In its Vision and Strategy for Software for Science, Engineering, and Education the NSF states that it will invest in activities that: "Recognize that software strategies must include the secure and reliable deployment and operation of services, for example by campuses or national facilities or industry, where identity, authentication, authorization and assurance are crucial operational capabilities." and "Result in high-quality, usable, secure, vulnerability-free, sustainable, robust, well-tested, and maintainable/evolvable software; and which promotes the sustainability of solid and useful on-going investments." Such statements evidence that security should indeed be a first-class consideration of the software ecosystem. In this position paper, we share some thoughts related to research software security. Our thoughts are based on the observation that security is not a binary, all-or-nothing attribute, but a range of practices and requirements depending on how the software is expected to be deployed and used. We propose that the community leverage the concept of a maturity model, and work to agree on a research software security maturity model. This model would categorize different sets of security needs of the deployment community, and provide software developers a roadmap for advancing the security maturity of their software. The intent of this paper is not to express such a comprehensive maturity model, but instead to start a conversation and set some initial requirements.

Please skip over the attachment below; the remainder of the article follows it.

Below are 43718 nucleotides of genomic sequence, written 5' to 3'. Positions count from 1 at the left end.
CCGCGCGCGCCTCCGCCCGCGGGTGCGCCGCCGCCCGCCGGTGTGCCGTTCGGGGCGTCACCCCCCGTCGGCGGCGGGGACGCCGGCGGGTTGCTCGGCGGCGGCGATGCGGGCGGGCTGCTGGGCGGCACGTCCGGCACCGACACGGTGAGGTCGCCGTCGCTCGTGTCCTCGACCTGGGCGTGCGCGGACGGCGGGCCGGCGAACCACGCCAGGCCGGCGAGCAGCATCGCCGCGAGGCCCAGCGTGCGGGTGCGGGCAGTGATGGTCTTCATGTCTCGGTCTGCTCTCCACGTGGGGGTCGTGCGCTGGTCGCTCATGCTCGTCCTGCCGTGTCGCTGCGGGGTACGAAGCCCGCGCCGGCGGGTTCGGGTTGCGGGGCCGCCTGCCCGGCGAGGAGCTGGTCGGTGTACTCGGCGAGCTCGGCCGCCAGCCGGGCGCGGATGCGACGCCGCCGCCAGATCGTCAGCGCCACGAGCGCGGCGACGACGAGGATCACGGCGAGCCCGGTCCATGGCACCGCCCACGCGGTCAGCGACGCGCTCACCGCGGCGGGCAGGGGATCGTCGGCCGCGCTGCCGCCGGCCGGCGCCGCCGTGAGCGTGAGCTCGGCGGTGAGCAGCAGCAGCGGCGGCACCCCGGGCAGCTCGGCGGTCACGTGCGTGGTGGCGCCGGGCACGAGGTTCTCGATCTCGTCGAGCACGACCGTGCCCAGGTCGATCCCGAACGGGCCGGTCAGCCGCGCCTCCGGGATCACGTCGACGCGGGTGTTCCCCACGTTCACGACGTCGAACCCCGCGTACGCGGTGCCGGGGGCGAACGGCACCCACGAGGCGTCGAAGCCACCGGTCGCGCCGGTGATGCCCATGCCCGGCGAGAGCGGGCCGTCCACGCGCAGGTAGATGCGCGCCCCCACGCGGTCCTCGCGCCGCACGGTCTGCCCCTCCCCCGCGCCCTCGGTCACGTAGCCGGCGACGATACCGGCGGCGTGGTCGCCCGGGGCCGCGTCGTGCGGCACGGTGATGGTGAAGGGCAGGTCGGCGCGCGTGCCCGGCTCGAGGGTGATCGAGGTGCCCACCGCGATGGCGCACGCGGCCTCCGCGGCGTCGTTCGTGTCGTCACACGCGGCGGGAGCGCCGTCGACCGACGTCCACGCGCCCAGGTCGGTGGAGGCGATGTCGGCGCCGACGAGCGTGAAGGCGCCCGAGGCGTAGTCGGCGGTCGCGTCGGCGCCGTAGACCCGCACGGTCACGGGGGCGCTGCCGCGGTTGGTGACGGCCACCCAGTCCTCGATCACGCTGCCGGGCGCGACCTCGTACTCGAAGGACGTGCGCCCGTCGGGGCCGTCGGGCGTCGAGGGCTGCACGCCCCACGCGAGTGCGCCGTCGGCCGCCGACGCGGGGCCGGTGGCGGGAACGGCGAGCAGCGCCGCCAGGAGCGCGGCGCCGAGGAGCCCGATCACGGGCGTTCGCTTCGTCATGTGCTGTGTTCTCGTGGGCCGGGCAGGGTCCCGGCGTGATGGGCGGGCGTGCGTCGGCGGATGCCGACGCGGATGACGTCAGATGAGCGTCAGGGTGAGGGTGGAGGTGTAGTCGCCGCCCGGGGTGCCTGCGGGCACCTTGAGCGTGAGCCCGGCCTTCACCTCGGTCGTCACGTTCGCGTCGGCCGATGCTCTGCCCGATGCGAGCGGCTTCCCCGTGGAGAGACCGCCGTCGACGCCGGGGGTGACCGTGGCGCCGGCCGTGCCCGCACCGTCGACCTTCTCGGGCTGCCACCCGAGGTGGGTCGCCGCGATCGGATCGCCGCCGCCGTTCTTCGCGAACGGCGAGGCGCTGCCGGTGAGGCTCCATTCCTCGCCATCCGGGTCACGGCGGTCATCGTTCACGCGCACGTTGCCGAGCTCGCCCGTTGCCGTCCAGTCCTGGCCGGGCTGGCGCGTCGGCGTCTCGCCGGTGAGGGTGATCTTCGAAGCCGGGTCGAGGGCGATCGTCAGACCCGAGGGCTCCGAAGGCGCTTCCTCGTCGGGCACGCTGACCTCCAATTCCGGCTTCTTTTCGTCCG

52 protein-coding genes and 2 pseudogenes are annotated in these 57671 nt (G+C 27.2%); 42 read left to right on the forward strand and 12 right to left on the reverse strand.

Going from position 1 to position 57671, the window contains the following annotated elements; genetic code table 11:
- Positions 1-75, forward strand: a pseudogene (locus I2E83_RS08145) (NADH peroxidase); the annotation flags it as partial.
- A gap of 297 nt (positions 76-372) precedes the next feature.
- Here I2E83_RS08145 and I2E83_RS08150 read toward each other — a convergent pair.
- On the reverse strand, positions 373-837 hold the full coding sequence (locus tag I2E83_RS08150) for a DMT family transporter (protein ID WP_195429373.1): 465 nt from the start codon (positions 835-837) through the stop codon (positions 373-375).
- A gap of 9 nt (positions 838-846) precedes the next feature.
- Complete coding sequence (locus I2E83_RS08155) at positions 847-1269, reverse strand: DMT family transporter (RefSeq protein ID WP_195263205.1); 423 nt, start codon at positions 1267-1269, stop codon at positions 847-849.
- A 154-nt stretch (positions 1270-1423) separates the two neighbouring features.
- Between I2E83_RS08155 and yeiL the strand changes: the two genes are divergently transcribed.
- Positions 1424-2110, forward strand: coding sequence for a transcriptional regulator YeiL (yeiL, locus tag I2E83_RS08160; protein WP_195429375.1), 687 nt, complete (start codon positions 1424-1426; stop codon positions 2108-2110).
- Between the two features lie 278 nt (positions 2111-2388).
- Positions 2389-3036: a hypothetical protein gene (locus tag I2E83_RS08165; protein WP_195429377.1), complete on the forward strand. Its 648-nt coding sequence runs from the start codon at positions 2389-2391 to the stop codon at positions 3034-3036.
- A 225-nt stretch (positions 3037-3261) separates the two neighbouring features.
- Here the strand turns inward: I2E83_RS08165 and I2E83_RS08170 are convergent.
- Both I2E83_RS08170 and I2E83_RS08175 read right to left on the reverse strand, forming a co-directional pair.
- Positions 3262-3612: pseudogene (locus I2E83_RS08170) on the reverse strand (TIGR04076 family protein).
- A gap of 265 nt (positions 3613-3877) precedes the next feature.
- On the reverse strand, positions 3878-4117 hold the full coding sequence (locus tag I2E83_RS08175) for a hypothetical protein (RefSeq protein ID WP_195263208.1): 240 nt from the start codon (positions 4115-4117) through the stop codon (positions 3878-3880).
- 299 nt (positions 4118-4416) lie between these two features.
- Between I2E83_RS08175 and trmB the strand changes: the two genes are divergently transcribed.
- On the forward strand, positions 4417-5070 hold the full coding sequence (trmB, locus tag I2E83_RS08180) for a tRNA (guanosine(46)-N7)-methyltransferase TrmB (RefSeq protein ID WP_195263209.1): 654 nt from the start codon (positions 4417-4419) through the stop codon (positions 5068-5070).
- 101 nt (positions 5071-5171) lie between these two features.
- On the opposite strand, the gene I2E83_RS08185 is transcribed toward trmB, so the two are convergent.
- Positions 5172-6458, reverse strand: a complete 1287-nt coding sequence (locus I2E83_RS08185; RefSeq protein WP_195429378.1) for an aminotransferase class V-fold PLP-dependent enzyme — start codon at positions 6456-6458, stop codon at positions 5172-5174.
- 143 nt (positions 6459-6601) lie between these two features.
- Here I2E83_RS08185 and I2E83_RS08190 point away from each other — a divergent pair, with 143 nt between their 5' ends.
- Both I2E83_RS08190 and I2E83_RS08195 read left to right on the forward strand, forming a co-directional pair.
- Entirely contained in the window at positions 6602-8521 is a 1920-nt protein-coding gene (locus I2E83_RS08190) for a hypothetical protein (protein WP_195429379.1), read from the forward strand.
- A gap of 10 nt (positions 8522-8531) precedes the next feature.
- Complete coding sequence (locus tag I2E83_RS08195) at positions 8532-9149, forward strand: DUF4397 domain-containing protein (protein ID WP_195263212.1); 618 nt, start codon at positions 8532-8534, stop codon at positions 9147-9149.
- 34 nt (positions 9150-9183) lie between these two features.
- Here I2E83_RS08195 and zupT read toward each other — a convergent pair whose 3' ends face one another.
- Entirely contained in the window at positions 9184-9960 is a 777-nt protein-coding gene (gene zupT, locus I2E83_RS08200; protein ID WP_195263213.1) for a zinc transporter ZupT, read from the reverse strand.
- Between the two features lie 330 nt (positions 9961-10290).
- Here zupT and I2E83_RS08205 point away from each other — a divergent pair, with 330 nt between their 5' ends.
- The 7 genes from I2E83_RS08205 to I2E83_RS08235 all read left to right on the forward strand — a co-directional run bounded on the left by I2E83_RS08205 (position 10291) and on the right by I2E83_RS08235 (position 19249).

- Pub Date:
- September 2013
- Computer Science - Cryptography and Security;
- Computer Science - Software Engineering
- Submission to Workshop on Sustainable Software for Science: Practice and Experiences: http://wssspe.researchcomputing.org.uk/